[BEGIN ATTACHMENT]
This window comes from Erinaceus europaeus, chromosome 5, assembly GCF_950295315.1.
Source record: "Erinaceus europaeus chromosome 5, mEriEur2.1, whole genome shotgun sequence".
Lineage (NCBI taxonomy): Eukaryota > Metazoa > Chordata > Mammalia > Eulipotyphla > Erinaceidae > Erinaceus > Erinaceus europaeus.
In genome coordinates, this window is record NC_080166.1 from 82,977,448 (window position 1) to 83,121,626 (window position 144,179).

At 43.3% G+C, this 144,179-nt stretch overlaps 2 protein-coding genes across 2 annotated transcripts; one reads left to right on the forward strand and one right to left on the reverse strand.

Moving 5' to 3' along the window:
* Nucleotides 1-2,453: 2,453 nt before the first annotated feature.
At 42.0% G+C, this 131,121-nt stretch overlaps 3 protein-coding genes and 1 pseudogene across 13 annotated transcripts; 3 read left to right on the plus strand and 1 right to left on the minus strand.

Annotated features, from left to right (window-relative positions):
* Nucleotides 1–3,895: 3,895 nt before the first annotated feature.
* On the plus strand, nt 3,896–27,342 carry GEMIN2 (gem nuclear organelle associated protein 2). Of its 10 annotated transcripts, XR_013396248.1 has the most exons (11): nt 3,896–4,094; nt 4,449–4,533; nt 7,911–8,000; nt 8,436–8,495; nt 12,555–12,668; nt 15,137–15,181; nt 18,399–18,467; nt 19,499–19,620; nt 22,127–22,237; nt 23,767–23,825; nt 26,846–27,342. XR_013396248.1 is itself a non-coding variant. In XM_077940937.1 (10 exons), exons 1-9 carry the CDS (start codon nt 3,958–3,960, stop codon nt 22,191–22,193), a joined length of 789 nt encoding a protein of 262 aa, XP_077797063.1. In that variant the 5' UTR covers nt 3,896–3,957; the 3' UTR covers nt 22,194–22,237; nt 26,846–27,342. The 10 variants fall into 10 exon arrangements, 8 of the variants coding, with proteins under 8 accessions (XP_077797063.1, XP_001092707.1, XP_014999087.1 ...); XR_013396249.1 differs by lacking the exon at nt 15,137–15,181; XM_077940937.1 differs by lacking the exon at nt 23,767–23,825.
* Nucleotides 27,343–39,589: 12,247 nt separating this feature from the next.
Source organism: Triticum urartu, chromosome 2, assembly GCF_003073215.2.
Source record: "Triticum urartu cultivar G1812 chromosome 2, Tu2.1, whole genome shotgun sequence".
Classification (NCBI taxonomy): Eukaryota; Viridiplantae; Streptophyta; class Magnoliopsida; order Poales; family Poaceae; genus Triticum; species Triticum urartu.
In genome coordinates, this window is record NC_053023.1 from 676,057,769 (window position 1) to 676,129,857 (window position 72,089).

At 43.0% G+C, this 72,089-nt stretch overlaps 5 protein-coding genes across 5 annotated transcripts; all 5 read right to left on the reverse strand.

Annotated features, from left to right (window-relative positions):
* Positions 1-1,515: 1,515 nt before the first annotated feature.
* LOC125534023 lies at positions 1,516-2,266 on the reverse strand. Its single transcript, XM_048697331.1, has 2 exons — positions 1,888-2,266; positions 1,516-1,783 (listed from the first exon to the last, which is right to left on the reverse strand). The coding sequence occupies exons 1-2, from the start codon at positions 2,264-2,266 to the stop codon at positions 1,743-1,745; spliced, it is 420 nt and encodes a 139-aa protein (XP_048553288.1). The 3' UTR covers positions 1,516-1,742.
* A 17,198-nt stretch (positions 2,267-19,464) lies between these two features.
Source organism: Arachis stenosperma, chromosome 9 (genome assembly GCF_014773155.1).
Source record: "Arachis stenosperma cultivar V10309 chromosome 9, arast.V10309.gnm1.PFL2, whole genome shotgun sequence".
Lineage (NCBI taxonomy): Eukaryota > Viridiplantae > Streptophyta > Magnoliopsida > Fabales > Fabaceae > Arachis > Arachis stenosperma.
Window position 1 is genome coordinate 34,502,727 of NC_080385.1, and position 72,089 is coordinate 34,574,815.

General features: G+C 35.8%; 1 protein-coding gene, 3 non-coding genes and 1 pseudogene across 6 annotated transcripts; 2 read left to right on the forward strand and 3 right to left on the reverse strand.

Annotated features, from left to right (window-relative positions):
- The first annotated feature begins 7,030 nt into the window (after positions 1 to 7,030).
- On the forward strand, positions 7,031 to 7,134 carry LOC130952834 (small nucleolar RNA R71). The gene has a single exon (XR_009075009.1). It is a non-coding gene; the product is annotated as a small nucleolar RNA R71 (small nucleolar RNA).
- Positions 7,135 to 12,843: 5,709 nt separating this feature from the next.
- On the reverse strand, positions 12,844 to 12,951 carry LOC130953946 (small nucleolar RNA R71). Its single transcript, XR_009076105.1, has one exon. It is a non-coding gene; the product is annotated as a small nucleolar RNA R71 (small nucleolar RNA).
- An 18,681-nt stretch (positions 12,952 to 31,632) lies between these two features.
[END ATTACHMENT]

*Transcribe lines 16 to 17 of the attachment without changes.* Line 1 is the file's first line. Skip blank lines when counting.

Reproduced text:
In genome coordinates, this window is record NC_053023.1 from 676,057,769 (window position 1) to 676,129,857 (window position 72,089).

At 43.0% G+C, this 72,089-nt stretch overlaps 5 protein-coding genes across 5 annotated transcripts; all 5 read right to left on the reverse strand.